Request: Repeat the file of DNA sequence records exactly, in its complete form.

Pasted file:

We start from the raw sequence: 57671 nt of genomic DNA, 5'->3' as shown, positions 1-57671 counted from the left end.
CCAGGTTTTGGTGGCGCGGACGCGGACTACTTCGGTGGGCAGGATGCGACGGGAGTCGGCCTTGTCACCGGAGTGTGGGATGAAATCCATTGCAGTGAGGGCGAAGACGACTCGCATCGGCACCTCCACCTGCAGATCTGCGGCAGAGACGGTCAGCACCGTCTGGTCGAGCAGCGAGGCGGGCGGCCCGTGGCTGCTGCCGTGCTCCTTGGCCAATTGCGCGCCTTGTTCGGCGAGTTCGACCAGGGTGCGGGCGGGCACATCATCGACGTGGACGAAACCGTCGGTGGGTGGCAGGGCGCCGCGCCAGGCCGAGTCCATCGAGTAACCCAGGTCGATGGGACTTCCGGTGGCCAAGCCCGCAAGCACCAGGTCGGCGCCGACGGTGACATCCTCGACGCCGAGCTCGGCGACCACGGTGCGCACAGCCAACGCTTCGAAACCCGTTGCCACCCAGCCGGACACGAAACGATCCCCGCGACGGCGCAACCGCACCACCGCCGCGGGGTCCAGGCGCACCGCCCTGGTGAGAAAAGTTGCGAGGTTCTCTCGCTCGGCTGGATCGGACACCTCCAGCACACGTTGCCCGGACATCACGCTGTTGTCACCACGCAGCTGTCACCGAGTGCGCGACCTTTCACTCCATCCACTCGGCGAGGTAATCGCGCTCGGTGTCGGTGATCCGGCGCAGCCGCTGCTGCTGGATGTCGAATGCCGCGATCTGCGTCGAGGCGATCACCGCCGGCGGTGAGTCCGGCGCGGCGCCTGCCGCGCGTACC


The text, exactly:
We start from the raw sequence: 57671 nt of genomic DNA, 5'->3' as shown, positions 1-57671 counted from the left end.
CCAGGTTTTGGTGGCGCGGACGCGGACTACTTCGGTGGGCAGGATGCGACGGGAGTCGGCCTTGTCACCGGAGTGTGGGATGAAATCCATTGCAGTGAGGGCGAAGACGACTCGCATCGGCACCTCCACCTGCAGATCTGCGGCAGAGACGGTCAGCACCGTCTGGTCGAGCAGCGAGGCGGGCGGCCCGTGGCTGCTGCCGTGCTCCTTGGCCAATTGCGCGCCTTGTTCGGCGAGTTCGACCAGGGTGCGGGCGGGCACATCATCGACGTGGACGAAACCGTCGGTGGGTGGCAGGGCGCCGCGCCAGGCCGAGTCCATCGAGTAACCCAGGTCGATGGGACTTCCGGTGGCCAAGCCCGCAAGCACCAGGTCGGCGCCGACGGTGACATCCTCGACGCCGAGCTCGGCGACCACGGTGCGCACAGCCAACGCTTCGAAACCCGTTGCCACCCAGCCGGACACGAAACGATCCCCGCGACGGCGCAACCGCACCACCGCCGCGGGGTCCAGGCGCACCGCCCTGGTGAGAAAAGTTGCGAGGTTCTCTCGCTCGGCTGGATCGGACACCTCCAGCACACGTTGCCCGGACATCACGCTGTTGTCACCACGCAGCTGTCACCGAGTGCGCGACCTTTCACTCCATCCACTCGGCGAGGTAATCGCGCTCGGTGTCGGTGATCCGGCGCAGCCGCTGCTGCTGGATGTCGAATGCCGCGATCTGCGTCGAGGCGATCACCGCCGGCGGTGAGTCCGGCGCGGCGCCTGCCGCGCGTACC